Term of Award
Master of Science in Applied Engineering (M.S.A.E.)
Document Type and Release Option
Thesis (restricted to Georgia Southern)
Department of Mechanical Engineering
Committee Member 1
Committee Member 2
This work presents a study on prediction of university enrollment using three computational intelligence (CI) techniques. The enrollment prediction has been considered as a form of time series prediction using CI techniques that include an artificial neural network (ANN), a neurofuzzy inference system (ANFIS) and an aggregated fuzzy time series model. A novel form of ANN, namely, single multiplicative neuron (SMN), as an alternative to traditional multi-layer perceptron (MLP), has been used for time series prediction. A variation of population based heuristic optimization approach, namely, co-operative particle swarm optimization (COPSO), has been used to estimate the parameters for the SMN, the combination is termed here as COPSO-SMN. The second CI technique used for time series prediction is adaptive neuro fuzzy inference system (ANFIS) which combines the advantages of ANN and fuzzy logic (FL). The third technique is based on an aggregated fuzzy time series model that utilizes both global trend of the past data and the local fuzzy fluctuations. The first two CI models have been developed for one-step-ahead prediction of time series using the data of the current time and three previous time steps. The models based on these three techniques have been trained using a previously published dataset. The models have been further trained and tested using enrollment data of Georgia Southern University for the period of 1924-2012. The training and test performances of all three CI techniques have been compared for the datasets. The economic impact of Georgia Southern University on the surrounding region has been analyzed. A correlation between the enrollment data and the economic impact of Georgia Southern University has been studied.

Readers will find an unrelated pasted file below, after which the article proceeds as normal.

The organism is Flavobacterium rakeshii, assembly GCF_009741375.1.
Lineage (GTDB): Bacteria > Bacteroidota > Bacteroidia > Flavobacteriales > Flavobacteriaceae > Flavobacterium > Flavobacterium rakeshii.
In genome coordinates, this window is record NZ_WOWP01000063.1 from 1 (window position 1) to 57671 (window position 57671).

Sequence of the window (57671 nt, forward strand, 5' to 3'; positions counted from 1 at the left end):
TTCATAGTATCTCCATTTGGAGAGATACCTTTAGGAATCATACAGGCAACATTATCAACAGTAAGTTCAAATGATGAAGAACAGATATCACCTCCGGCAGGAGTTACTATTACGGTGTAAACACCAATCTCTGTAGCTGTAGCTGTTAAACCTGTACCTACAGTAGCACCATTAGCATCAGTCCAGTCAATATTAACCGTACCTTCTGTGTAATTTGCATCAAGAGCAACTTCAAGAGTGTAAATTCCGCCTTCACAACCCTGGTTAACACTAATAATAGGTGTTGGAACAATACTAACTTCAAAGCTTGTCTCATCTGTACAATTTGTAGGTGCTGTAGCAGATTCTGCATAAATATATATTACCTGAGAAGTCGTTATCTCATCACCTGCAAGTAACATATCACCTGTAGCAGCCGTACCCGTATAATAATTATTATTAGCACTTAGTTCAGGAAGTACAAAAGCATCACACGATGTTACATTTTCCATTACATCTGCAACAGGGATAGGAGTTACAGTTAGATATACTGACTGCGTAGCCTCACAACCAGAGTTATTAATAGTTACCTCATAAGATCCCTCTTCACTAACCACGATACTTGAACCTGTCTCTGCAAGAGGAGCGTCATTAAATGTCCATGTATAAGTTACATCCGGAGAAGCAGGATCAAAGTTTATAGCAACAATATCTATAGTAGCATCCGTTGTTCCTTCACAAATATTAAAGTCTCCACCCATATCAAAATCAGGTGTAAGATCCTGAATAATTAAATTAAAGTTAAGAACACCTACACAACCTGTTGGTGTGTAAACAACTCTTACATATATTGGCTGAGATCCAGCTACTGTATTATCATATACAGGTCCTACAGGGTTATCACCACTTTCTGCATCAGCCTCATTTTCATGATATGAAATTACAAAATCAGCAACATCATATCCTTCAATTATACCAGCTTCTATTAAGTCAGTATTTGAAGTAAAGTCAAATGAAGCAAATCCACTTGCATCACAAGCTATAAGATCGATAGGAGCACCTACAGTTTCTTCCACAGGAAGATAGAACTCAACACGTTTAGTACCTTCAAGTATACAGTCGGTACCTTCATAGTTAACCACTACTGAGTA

Stallings, Ryan, "Prediction of Enrollment using Computational Intelligence" (2013). Electronic Theses and Dissertations. 837.